In a technique called spindle nuclear transfer, the nucleus of a donor egg is removed and the DNA of another woman’s egg is injected.
The FDA is taking a hard stance on a controversial fertility technique that involves genetically modifying embryos.
The New York-based doctor who helped a couple have a child using DNA from three people has been told by the U.S. Food and Drug Administration to stop the clinical trials meant to test the technique.
Last year, John Zhang, the founder of New Hope Fertility Center, pioneered a new type of in-vitro fertilization that involves transferring DNA from the mother’s egg into a hollowed-out egg donated by a younger woman. But the work violates federal legislation that forbids implanting genetically modified embryos, so after fertilizing the egg with the father’s sperm, Zhang went to Mexico, where he inserted the embryo into the mother’s womb. A healthy baby boy was born in April 2016.
FDA sends Zhang a letter
Zhang then requested a meeting with the agency to ask permission to carry out a clinical trial using the technique in the U.S. The agency subsequently denied the meeting. Zhang has since been marketing his fertility procedure to women with certain genetic diseases and older women having trouble conceiving through a new company called Darwin Life. Modifying embryos in a lab is not illegal under U.S. law as long as federal funds are not used to carry out the work. But implanting one in a woman’s womb so that a baby can develop is prohibited.
BroadwayHD is an online streaming service with a goal to promote and preserve live theatre, extending the reach of Broadway and Broadway caliber shows to anyone, anywhere
Smell sampling equipment on Ihesus: The Floure of the Commaundementes of God, printed in London by Wyken de Worde (1521) at the Morgan Library & Museum in New York (photo by Christine Nelson)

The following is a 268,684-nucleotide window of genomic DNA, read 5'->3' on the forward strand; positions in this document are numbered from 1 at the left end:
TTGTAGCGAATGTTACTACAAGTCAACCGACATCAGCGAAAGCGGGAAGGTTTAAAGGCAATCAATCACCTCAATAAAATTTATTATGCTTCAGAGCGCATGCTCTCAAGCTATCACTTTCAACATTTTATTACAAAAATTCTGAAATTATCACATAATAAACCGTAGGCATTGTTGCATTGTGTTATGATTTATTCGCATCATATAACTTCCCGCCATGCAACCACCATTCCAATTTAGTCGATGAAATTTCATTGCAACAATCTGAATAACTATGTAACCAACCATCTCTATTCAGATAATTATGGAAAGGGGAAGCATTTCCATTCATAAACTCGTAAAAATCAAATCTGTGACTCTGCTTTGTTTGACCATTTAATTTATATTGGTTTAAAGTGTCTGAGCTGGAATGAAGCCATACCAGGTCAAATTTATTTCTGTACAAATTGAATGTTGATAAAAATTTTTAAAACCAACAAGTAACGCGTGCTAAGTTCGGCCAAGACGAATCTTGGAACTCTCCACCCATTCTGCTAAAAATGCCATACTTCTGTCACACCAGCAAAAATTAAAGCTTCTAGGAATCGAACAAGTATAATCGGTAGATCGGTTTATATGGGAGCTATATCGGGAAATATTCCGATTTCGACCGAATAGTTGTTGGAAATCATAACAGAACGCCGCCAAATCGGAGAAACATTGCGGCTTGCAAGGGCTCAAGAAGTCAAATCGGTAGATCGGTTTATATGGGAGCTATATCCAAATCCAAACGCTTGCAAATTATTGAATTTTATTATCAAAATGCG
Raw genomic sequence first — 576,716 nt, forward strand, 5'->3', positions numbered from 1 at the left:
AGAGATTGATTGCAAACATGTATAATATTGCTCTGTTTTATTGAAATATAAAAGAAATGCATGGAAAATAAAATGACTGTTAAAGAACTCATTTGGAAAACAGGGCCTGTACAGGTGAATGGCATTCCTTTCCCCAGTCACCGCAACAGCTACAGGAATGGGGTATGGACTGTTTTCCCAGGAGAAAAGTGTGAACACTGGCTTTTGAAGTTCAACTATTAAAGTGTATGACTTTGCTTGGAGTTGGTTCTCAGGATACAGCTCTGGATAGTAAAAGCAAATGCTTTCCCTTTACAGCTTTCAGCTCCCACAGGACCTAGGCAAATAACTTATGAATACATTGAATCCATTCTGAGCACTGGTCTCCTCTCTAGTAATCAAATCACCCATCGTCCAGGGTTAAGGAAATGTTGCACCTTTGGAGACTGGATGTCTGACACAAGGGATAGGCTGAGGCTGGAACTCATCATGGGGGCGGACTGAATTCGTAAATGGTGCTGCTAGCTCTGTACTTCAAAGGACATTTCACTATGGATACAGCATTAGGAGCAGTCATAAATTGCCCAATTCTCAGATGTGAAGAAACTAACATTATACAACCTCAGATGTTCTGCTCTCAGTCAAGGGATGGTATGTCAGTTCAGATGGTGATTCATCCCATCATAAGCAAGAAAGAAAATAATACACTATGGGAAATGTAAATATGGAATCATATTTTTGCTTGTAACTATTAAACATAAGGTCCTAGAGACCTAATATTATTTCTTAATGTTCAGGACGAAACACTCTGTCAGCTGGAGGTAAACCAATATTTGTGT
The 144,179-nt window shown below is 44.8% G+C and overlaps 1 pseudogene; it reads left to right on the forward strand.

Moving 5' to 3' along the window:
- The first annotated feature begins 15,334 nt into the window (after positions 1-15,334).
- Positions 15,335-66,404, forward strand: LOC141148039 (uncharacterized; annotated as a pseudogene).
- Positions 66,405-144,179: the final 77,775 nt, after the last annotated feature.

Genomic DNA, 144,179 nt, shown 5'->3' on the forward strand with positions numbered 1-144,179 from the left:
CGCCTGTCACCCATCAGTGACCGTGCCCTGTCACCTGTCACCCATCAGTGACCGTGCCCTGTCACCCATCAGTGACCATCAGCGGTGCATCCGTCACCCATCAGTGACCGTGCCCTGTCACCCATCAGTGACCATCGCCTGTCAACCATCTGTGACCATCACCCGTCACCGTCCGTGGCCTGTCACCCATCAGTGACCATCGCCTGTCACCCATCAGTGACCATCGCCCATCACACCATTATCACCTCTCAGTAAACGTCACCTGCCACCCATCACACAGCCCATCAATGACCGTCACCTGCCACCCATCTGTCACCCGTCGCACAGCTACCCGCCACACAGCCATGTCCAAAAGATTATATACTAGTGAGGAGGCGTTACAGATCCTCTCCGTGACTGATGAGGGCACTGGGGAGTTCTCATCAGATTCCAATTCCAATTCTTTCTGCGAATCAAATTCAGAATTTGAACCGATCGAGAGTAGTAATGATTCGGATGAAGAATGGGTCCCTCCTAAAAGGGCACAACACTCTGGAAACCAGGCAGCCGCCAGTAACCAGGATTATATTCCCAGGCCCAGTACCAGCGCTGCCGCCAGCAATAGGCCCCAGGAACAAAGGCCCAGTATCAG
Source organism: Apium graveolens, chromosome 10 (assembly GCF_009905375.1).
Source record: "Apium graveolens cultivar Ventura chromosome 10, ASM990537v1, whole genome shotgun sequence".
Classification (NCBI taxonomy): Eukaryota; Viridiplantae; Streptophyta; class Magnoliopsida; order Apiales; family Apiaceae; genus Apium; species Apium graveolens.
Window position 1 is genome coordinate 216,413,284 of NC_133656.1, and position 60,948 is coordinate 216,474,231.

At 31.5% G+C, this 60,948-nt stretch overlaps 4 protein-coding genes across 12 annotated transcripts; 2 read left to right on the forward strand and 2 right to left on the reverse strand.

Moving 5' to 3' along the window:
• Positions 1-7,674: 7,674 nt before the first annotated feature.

Carlos Benaim, master perfumer from International Flavors and Fragrances smelling one of J. P. Morgan’s Pedro Murias Cuban cigars (photo by Christine Nelson)
The sampling equipment on a leather-bound copy of The Golden Legend, printed in London by Wyken de Worde (1521) (photo by Christine Nelson)
The who’s who of technology executives are planning to attend President-elect Donald Trump’s tech summit on Wednesday in New York. Some of the bigwigs include Apple CEO Tim Cook, Tesla CEO Elon Musk, Alphabet CEO Larry Page, Amazon CEO Jeff Bezos and Facebook Chief Operating Officer Sheryl Sandberg.
The other tech leaders who have RSVP’d for the meeting are Microsoft CEO Satya Nadella, Intel CEO Brian Krzanich, IBM CEO Ginni Rometty, Oracle co-CEO Safra Catz, Cisco CEO Chuck Robbins and Alphabet Chairman Eric Schmidt.
Trump is planning on attending the meeting organized by chief of staff Reince Preibus, adviser and son-in-law Jared Kushner and tech investor and transition team adviser Peter Thiel. The agenda will focus on increasing American jobs and how technology companies can work with the new administration.
New York Election Law § 17-130(10) makes it a misdemeanor for any voter in the state to show their ballot “after it is prepared for voting, to any person so as to reveal the contents,” or for anyone to solicit a voter to show their ballot after it’s been prepared.